Increment and Decrement Operators

Adding or subtracting 1 from a variable is a very common programming practice.  Adding 1 to a variable is called incrementing and subtracting 1 from a variable is called decrementing.

  • increment and decrement operators work only with integer variables -- not on floating point variables or literals.

  • the C++ compiler is controlling the execution of the prefix and postfix operators.  You cannot change this order of execution.  For example, the parentheses below will not force an early execution: 
    value = (((x--)))* num;   //still decrements x last.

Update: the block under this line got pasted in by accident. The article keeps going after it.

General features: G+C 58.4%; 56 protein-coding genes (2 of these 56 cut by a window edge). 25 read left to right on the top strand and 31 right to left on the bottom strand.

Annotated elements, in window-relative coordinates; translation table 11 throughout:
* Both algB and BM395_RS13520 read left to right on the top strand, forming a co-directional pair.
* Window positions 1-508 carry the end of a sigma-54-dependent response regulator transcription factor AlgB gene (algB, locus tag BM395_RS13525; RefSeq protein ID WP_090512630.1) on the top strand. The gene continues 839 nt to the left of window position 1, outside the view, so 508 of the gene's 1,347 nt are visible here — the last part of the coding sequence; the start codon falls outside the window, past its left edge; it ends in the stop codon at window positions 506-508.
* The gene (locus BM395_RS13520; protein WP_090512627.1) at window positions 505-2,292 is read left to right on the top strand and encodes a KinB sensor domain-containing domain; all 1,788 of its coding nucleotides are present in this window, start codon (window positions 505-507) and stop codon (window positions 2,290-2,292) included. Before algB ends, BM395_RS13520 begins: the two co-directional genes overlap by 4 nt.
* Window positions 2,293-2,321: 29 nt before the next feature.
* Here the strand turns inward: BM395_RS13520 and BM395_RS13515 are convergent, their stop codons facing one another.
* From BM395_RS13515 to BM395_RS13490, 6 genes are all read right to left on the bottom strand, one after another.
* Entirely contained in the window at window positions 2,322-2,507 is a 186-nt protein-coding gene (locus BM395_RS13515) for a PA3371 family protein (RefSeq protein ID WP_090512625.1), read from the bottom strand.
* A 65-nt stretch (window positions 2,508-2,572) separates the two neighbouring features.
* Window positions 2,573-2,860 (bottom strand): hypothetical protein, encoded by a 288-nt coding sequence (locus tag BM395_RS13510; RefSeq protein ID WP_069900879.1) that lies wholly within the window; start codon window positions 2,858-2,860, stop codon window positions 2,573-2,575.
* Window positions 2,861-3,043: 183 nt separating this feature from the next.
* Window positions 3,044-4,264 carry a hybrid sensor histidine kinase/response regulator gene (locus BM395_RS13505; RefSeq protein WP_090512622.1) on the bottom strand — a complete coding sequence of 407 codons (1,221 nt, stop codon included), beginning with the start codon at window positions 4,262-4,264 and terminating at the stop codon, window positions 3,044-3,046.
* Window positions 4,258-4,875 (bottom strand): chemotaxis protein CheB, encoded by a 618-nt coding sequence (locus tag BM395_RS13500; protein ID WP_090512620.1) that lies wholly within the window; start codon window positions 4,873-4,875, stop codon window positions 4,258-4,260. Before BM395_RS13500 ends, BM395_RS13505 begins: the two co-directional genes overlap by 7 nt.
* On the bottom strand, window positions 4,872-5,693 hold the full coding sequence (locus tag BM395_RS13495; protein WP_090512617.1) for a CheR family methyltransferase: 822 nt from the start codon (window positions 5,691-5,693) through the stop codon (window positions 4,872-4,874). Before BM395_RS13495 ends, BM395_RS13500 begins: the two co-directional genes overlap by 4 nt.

• one disadvantage of using the increment/decrement operators is that the variable can only be incremented or decremented by the value ONE.  If you need to increment (or decrement) by a larger (or smaller) value, you must use statements like
     m += 2;  or  amount -= 5;

  • be careful when combining increment and decrement operators inside expressions with logical operators.  If in doubt, don't use them together.  For example, do NOT use:
    if (( num1 = = 4 ) || ( num2 != ++j)) 
    (j may not be incremented when (num1 = = 4) is TRUE.)
    Instead, separate the code to avoid this problem:
    if (( num1 = = 4) || (num2 != j))



All are the same:
i = i + 1;
 i += 1;

increment or decrement occurs
before the variable's value is used in the remainder of the expression.

increment or decrement occurs
after the variable's value is used in the remainder of the expression.


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